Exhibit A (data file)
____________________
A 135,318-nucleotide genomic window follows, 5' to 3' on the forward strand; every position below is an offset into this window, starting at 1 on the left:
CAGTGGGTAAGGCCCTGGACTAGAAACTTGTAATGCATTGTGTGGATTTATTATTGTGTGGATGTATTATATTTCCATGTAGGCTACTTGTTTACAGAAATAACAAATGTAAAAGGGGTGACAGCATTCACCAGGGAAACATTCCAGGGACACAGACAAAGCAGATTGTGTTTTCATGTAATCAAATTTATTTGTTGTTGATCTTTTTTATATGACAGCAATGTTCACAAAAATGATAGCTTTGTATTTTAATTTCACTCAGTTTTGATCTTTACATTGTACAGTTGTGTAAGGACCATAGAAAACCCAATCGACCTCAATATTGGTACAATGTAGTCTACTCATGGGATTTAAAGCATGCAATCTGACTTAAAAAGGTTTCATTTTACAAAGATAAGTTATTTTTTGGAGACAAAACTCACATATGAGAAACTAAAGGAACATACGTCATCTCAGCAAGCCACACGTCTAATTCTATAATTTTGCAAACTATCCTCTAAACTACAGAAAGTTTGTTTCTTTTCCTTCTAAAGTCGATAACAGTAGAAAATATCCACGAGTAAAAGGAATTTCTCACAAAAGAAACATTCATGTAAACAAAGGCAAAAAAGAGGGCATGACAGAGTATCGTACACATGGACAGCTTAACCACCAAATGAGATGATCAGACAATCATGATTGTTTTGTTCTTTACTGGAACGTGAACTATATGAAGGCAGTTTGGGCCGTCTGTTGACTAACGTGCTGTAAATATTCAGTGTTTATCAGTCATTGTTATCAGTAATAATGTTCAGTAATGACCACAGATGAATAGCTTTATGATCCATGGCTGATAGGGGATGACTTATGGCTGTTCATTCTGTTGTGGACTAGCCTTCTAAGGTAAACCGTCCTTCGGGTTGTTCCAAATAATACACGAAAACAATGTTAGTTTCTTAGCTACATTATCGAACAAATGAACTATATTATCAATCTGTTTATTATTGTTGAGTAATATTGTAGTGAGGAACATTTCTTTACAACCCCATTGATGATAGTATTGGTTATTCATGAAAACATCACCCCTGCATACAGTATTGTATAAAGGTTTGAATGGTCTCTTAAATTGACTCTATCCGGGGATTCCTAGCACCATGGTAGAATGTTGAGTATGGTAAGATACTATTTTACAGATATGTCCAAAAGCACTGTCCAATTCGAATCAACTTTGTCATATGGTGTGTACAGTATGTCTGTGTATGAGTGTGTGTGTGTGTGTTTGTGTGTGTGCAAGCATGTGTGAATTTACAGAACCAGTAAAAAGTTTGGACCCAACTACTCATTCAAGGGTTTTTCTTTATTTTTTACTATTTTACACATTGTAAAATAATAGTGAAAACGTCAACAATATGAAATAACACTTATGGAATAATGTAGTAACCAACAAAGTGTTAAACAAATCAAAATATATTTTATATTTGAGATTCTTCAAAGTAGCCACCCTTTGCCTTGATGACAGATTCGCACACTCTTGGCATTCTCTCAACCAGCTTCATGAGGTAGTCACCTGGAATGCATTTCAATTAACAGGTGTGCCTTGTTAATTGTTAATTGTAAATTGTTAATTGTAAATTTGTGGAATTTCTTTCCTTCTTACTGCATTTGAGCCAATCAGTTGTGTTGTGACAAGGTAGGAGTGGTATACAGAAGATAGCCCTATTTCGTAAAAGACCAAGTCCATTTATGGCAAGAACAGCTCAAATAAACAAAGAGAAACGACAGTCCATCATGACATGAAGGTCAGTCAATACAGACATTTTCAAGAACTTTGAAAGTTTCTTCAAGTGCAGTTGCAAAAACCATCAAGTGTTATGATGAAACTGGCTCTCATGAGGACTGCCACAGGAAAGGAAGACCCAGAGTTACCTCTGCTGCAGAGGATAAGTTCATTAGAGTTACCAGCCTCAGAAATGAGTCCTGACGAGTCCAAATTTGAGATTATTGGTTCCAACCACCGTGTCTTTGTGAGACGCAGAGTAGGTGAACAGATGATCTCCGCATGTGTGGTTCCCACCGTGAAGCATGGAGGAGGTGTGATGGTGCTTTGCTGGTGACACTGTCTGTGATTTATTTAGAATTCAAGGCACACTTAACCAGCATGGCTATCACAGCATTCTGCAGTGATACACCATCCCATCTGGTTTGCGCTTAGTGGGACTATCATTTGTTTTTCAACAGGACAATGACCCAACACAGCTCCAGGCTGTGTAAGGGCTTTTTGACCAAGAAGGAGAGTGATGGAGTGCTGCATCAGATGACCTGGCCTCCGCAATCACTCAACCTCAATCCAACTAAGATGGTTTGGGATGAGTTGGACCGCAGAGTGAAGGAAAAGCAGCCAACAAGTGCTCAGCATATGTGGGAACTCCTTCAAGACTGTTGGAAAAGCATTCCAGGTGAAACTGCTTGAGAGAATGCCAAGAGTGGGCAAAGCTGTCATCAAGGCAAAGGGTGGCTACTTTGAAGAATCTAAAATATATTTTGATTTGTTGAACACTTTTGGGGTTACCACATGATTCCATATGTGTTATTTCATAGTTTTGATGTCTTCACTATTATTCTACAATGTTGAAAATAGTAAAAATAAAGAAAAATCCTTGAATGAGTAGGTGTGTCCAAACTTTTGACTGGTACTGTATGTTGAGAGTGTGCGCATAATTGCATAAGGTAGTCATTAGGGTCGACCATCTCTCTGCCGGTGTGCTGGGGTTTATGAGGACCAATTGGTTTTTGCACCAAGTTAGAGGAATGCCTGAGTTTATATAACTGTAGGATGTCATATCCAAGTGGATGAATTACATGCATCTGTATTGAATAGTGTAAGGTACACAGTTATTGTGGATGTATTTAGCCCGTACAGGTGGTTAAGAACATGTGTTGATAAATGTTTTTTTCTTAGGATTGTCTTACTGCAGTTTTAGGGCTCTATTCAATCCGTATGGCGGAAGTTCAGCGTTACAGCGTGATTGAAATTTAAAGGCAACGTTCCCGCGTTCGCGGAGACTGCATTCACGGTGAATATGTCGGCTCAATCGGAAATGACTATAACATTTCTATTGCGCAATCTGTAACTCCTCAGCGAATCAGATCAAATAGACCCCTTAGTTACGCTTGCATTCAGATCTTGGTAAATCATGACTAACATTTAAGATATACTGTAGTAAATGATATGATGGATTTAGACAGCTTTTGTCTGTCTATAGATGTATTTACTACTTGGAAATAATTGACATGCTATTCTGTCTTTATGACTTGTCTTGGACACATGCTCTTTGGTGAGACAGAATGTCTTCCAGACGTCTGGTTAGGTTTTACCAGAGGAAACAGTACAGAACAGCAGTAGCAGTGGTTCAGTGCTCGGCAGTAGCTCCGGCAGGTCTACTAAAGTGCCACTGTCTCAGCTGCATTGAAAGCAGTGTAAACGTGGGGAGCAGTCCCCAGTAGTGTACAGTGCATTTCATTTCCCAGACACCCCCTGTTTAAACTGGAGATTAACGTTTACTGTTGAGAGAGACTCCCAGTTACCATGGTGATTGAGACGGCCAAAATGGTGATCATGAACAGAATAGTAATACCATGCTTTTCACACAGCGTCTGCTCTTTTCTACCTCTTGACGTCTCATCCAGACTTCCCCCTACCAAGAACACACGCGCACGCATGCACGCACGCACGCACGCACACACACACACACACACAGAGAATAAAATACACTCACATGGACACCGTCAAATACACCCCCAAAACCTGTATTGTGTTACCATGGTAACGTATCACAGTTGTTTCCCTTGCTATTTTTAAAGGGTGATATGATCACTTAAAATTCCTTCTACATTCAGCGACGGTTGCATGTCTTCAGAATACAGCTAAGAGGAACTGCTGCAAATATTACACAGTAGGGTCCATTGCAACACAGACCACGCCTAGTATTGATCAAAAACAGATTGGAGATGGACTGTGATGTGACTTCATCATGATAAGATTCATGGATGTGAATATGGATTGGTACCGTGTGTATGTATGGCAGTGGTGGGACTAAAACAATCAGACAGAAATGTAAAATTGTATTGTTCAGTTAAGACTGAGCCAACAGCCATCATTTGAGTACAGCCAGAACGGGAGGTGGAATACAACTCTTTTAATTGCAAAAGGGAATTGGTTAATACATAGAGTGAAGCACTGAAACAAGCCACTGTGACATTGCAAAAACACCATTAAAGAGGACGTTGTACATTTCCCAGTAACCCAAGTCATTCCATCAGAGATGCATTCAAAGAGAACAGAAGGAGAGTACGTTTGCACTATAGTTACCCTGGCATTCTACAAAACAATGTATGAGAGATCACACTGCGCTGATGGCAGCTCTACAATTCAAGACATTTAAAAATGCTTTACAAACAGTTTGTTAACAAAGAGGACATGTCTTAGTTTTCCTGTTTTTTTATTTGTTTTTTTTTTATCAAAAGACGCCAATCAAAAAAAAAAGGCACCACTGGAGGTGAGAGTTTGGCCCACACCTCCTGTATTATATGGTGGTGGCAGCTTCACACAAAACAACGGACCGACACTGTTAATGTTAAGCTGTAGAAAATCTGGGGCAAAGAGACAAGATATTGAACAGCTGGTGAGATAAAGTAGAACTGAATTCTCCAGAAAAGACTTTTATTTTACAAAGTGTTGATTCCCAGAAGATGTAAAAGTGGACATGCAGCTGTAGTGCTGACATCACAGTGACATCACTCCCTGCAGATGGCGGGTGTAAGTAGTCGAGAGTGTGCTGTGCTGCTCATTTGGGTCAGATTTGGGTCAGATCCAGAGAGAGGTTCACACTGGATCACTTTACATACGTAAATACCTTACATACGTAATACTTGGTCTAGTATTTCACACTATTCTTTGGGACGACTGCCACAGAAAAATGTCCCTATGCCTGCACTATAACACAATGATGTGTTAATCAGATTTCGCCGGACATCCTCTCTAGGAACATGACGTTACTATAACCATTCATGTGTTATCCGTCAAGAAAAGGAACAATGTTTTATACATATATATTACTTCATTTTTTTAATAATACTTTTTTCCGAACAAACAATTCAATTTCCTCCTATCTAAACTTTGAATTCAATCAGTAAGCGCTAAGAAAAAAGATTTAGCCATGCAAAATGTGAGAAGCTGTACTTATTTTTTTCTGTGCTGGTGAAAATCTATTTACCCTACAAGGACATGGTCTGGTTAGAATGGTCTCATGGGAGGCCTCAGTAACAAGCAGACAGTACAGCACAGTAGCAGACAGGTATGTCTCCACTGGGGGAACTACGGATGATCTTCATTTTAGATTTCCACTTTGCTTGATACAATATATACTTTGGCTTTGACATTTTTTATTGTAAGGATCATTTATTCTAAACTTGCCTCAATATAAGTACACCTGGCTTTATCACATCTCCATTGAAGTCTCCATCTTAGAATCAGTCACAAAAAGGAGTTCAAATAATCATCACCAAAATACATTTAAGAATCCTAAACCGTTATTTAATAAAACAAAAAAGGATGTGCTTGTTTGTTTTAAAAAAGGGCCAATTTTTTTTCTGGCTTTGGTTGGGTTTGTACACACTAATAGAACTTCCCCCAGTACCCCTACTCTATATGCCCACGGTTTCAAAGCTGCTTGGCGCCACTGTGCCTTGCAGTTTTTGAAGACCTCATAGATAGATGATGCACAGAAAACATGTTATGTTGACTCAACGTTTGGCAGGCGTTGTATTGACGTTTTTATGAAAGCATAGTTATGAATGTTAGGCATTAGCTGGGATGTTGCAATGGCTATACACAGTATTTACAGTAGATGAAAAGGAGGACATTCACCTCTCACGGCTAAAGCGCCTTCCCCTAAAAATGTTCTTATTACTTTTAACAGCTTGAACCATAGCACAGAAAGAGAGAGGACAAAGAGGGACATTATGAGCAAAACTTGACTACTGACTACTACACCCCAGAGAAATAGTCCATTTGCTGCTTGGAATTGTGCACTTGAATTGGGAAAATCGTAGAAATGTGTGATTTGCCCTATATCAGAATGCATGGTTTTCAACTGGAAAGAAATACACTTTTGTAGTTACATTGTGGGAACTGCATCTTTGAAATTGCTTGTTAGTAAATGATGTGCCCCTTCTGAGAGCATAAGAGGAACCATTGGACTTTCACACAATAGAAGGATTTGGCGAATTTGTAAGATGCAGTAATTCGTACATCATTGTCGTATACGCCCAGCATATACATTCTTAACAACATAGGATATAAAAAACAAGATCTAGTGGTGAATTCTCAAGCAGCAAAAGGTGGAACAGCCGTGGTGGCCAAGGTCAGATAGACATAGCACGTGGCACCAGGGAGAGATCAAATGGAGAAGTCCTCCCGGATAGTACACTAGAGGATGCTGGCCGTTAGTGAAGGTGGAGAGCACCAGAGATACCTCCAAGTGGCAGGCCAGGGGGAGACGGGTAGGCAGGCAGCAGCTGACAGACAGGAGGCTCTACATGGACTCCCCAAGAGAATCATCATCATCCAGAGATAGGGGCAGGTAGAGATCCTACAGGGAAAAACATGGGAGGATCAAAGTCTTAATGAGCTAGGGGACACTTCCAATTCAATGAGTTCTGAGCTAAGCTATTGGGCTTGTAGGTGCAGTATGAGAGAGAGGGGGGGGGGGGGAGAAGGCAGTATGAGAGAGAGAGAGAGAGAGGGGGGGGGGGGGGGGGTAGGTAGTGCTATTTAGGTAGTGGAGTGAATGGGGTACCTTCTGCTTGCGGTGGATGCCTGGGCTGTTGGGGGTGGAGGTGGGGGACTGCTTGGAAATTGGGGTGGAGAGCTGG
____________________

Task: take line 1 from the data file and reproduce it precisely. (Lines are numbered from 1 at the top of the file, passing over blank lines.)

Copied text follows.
A 135,318-nucleotide genomic window follows, 5' to 3' on the forward strand; every position below is an offset into this window, starting at 1 on the left: